• Tue. Jul 16th, 2024

OPINION: Ways in which retail investors can grab a slice of private equity cake

ByEconomic Times

Dec 15, 2022

By ETimes

It is possible that Zimbabwe’s public market, the ZSE is in a secular downward trend, read few to zero new listings and more de-listings to come.
Initial Public Offers (IPO) have taken a back seat since peaking in the late 1990’s. It is, however, not unique to the Zimbabwe Stock Exchange (ZSE) as down south the Johannesburg Stock Exchange and east the Nairobi Stock Exchange are facing the same fate. Indeed, stock markets around Africa and the world over, at first designed to fill the capital-raising needs of the 19th century, now appear out of sync with capital formation in the 21st century.
The result is that retail investors are getting excluded from the most lucrative deals. As this is happening, private capital markets continue funding unlisted entities in effect keeping them away from public hands.
Granted, public markets are doing their best to remain attractive and prevent the current exodus. However, true recovery is expected to be a long and a drawn-out process especially with the recurrent costs associated with listing. The big question on how should small investors get involved in private markets remains but is answerable.
Although investment choices in Zimbabwe are limited, one possible way is via pension fund investments into private equity.
In Zimbabwe the Insurance and Pensions Commission (IPEC) has allowed pension schemes to invest up to 12 percent of their assets under management in this class, with investment to date totaling 4 percent of the ZWL108.05 trillion assets under management (September 2022).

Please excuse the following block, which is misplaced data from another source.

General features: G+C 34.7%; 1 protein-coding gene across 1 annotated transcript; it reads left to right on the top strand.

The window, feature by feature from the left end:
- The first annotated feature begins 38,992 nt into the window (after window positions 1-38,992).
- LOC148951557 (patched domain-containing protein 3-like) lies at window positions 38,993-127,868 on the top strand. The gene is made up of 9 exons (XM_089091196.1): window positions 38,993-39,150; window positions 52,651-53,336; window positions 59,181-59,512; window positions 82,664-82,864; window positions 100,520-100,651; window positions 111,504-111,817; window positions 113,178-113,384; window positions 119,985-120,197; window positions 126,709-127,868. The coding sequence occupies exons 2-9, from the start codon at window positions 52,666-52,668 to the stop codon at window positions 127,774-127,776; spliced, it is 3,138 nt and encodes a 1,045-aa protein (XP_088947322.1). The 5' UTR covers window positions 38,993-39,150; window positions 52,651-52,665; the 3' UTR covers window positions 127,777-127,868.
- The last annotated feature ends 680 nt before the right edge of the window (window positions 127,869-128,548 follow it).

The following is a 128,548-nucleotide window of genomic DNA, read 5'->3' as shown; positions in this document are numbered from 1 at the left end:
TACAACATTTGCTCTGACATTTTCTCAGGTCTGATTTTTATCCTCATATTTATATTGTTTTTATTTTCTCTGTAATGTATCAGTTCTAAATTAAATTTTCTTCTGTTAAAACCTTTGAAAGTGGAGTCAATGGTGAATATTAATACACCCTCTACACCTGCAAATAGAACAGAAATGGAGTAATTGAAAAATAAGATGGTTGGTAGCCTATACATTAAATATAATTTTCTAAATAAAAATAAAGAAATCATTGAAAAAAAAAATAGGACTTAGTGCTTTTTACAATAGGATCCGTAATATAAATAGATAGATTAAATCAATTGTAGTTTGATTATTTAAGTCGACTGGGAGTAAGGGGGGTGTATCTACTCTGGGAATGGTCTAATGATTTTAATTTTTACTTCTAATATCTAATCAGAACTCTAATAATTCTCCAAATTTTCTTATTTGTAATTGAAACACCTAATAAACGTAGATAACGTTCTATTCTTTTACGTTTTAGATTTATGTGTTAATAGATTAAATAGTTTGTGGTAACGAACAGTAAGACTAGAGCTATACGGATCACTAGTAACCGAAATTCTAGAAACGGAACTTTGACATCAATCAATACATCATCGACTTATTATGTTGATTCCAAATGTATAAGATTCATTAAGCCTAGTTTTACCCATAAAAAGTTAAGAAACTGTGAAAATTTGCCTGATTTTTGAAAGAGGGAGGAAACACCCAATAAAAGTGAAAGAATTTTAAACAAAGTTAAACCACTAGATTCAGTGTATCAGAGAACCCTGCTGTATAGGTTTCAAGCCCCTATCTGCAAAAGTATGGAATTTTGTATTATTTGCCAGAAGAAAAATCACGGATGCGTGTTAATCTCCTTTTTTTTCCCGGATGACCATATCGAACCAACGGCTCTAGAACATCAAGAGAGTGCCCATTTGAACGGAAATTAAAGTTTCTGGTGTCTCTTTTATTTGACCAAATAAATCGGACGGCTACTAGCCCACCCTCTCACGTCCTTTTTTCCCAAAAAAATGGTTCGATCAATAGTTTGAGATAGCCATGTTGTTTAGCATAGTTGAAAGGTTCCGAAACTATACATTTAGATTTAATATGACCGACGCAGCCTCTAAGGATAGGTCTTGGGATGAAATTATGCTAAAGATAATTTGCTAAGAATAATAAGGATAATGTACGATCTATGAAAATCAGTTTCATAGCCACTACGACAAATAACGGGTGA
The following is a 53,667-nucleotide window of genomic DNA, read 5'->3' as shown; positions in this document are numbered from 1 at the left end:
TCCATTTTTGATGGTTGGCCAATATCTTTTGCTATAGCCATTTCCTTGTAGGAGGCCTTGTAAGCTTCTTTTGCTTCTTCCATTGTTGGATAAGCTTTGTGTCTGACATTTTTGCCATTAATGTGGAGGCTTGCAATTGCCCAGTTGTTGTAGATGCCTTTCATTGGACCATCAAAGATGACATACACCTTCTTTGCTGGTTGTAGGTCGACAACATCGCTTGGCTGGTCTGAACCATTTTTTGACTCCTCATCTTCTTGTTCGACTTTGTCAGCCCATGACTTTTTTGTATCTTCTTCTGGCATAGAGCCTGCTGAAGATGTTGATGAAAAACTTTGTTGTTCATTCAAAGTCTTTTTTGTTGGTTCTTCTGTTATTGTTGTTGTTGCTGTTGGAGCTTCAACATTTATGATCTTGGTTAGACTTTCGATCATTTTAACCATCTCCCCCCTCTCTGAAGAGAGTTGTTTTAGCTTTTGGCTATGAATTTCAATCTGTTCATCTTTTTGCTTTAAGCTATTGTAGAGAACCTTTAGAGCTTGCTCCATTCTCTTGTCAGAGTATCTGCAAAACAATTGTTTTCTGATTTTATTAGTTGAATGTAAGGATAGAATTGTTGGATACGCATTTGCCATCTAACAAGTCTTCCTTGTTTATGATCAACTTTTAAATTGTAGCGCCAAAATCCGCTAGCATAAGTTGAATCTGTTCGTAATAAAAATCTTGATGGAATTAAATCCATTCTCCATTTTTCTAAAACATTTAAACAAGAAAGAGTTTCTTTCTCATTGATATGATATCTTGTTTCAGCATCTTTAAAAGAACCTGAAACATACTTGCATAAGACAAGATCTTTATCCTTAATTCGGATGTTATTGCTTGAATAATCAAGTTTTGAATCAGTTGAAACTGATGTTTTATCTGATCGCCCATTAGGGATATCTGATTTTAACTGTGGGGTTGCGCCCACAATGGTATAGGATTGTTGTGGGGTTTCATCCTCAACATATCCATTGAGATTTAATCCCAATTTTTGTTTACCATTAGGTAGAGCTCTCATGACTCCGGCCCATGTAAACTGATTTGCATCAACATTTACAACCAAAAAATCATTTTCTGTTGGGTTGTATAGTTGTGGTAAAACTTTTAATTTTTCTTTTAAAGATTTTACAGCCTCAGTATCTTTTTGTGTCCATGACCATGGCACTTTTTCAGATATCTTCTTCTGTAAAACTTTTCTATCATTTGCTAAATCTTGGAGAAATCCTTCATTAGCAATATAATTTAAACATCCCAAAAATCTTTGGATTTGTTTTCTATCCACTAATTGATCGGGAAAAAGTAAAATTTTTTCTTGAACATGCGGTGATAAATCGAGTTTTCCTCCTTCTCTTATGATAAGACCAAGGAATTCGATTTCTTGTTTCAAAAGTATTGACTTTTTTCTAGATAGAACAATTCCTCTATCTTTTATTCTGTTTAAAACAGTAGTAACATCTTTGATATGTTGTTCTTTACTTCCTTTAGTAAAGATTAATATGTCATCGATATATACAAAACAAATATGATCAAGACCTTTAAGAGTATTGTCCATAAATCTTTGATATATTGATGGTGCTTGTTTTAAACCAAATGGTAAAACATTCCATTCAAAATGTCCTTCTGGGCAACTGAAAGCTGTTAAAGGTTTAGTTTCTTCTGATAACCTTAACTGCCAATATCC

As at September 2022, 8 percent of pension scheme funds were invested in government securities. Properties (50 percent), money market (6 percent) and equities (28 percent).
There is, therefore, still ample room for pension schemes to invest more funds in the asset class. In fact, Zimbabwe’s allowable weighting is one of the lowest in Africa –as markets such as Rwanda have an allowable weighting as high as 20 percent.
Perhaps, scheme members should start demanding increased allocation towards private equity.
If applicable, they should advise additional trustee education if that would eventually steer the portfolio towards this alternative asset class.
Why should pensioners make this push? Firstly, many private businesses are now choosing to remain private to avoid the usual rigors of going and staying public. In fact, some will never make it to the ZSE, choosing instead to be acquired.
As a result, public markets are no longer providing adequate access to the various sectors of the economy.
Secondly, multiple studies now show that alternatives such as private equity far outperform public traded stocks. It’s a source of differentiated returns.
Lastly, there is ample evidence showing that when individuals retire, they have not accumulated enough assets in their pension pool to have a decent income in their sunset years. On average, people retire with less than 15 percent of their pre-retirement salary.
The question which then comes to mind is, should pension funds care?
Besides dwindling pension fund performance in recent years, Zimbabwe is a country with young demographics. Most companies have a retirement age of 60, so private equity fits perfectly into that time horizon.
There is a compelling reason why pension schemes should be looking to be active and meaningful limited partners of private equity funds. It is essential they move forward towards alternatives.
While we wait for listed private equity investment trusts, pension schemes provide the best and most cost-effective way for the average person to access this market without having to break the bank – Harare


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